The tectum is considered the dorsal, or roof, part of the midbrain and controls visual and auditory reflexes. The tectum is divided into what is called the corpora quadrigemina, which consists of the two superior and two inferior colliculi. The colliculi are essentially the individual control centers for visual and auditory reflexes respectively. The superior colliculi are located below the thalamus and receive visual sensory input. The inferior colliculi are located below the superior colliculi and are involved with processing auditory stimuli.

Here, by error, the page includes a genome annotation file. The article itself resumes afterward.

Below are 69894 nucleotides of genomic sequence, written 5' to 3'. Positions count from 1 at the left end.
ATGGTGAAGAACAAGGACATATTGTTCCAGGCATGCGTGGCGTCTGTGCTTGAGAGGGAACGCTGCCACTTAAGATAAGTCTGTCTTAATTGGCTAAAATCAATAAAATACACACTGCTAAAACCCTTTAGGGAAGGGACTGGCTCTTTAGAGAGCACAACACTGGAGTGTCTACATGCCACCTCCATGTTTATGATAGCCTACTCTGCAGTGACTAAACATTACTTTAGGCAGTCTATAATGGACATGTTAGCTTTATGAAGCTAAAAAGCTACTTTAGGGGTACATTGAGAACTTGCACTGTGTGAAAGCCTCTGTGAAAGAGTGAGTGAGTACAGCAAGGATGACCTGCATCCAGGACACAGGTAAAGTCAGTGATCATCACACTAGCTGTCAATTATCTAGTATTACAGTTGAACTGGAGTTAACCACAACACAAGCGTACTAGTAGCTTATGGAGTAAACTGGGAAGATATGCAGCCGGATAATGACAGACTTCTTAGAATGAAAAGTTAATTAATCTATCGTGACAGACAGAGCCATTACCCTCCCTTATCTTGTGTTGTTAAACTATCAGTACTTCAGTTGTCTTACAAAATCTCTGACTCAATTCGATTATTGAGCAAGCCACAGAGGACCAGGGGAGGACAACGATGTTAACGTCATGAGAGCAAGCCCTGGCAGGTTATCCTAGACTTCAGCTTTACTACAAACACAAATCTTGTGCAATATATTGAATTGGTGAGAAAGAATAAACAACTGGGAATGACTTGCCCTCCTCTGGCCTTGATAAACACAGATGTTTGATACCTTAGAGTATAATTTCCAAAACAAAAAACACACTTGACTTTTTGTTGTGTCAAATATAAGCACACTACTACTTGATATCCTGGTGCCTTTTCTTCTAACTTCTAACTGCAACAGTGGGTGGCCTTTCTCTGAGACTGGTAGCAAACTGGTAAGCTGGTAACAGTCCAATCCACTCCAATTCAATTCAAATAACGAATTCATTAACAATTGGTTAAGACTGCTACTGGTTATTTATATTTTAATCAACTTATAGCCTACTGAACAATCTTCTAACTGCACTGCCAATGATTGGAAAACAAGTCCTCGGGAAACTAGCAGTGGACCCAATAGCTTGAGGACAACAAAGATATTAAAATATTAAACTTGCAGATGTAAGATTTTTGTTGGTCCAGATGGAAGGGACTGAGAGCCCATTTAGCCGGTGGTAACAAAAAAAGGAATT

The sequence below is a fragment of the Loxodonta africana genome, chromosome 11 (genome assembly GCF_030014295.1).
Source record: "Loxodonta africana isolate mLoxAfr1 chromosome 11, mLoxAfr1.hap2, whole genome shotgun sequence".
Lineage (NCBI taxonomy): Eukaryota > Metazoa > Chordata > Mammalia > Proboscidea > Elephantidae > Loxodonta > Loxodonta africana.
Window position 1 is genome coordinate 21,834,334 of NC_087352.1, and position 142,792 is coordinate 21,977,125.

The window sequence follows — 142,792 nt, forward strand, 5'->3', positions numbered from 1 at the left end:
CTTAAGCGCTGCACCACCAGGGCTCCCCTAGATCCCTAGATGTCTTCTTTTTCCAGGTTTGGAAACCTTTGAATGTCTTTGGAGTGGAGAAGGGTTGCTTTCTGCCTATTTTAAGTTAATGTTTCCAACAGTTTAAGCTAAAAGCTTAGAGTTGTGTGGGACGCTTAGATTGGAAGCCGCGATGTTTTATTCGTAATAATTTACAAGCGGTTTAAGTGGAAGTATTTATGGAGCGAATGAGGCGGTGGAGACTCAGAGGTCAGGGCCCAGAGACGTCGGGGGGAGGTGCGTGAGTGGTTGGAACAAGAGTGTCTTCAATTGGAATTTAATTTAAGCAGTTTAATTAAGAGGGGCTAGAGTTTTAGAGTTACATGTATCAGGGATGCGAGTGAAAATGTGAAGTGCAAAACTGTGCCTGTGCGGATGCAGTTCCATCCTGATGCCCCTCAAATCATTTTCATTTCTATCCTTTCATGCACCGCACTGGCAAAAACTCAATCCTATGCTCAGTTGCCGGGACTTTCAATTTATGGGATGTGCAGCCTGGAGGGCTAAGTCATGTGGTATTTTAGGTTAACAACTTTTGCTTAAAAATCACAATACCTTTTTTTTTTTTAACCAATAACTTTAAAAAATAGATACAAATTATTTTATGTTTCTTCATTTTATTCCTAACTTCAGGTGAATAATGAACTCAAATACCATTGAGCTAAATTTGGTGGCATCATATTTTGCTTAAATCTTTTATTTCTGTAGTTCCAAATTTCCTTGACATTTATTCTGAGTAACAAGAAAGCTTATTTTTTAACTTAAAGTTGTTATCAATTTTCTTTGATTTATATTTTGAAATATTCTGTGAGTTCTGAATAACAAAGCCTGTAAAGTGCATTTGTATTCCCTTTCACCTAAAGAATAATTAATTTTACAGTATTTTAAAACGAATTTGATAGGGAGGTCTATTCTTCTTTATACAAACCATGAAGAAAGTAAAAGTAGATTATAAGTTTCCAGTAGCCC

Forming the floor of the Midbrain is the tegmentum, which regulates autonomic functions and awareness and controls motor skills. As the ventral part of the midbrain, the tegmentum extends from the substantia to the cerebral aqueduct. The red nucleus is a prominent part of the tegmentum that is involved in motor coordination.
~The Nobel Prize in Physiology or Medicine 1949, Prize motivation: "for his discovery of the functional organization of the interbrain as a coordinator of the activities of the internal organs"~
Midbrain importance: Active Midbrain could link left and right brain and also help children to use many superior functions of the right brain.